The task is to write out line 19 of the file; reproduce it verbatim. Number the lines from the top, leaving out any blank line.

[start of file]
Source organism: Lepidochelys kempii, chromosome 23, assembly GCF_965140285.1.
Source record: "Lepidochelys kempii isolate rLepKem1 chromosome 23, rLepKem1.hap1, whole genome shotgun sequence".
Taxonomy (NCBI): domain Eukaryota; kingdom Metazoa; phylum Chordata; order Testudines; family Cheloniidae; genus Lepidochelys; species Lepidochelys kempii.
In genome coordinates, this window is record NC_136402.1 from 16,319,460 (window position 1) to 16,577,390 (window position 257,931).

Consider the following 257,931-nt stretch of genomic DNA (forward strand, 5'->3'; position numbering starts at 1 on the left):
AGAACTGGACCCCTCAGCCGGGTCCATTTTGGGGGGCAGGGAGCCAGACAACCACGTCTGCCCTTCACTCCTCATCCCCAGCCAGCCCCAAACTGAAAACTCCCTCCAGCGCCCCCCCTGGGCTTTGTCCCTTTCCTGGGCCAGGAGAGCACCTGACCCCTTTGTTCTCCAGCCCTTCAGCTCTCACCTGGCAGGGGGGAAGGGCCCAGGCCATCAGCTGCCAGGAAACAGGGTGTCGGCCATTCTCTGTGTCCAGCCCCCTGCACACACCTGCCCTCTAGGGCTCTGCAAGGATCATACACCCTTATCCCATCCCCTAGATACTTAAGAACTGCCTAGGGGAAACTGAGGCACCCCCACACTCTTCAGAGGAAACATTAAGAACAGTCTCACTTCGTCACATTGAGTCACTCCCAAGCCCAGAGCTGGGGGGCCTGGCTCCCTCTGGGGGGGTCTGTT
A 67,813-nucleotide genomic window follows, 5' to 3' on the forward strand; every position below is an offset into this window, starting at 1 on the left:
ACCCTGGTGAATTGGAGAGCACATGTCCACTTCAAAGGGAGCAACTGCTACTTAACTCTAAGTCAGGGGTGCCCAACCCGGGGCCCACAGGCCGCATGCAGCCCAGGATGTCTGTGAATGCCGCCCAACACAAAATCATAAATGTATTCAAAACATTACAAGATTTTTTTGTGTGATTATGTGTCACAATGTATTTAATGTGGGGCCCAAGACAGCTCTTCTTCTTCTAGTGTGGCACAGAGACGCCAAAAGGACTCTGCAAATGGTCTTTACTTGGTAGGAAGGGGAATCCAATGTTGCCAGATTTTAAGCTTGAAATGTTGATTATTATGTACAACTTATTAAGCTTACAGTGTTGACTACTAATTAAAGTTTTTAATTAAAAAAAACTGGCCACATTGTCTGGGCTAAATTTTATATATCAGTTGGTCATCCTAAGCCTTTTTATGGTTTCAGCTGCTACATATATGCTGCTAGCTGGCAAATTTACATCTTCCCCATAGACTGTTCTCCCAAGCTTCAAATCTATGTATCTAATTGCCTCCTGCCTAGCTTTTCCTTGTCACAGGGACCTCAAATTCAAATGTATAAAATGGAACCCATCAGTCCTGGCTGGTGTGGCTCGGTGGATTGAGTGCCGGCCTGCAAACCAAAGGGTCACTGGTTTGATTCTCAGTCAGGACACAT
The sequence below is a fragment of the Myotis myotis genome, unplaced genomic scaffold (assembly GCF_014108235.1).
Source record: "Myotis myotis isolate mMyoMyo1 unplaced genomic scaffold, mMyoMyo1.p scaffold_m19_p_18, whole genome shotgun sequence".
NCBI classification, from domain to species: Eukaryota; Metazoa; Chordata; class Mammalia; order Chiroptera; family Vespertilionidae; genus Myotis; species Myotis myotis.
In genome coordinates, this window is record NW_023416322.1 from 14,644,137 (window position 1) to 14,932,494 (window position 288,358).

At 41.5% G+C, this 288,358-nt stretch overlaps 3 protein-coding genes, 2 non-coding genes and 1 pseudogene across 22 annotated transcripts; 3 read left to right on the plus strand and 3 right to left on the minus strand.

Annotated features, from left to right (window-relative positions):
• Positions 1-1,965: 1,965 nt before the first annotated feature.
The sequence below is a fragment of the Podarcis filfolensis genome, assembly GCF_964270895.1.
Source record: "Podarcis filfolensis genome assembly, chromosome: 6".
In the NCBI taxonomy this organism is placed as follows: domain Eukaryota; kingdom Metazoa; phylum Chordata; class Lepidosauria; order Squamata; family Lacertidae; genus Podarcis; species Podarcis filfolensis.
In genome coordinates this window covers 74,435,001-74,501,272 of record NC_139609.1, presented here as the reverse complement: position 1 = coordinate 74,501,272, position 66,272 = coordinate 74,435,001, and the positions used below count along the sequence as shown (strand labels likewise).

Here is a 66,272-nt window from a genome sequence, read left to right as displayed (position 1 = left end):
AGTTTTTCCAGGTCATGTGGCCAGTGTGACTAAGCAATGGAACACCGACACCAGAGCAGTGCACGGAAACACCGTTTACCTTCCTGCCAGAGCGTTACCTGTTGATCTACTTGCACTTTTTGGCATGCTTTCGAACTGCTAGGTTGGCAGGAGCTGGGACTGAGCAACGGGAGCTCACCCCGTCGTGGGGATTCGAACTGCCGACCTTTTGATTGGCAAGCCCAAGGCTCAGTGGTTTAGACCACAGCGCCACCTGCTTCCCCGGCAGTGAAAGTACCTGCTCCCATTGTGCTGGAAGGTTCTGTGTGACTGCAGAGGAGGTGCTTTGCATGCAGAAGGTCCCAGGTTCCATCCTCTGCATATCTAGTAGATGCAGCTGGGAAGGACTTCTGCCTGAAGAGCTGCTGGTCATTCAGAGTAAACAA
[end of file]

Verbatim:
In genome coordinates this window covers 74,435,001-74,501,272 of record NC_139609.1, presented here as the reverse complement: position 1 = coordinate 74,501,272, position 66,272 = coordinate 74,435,001, and the positions used below count along the sequence as shown (strand labels likewise).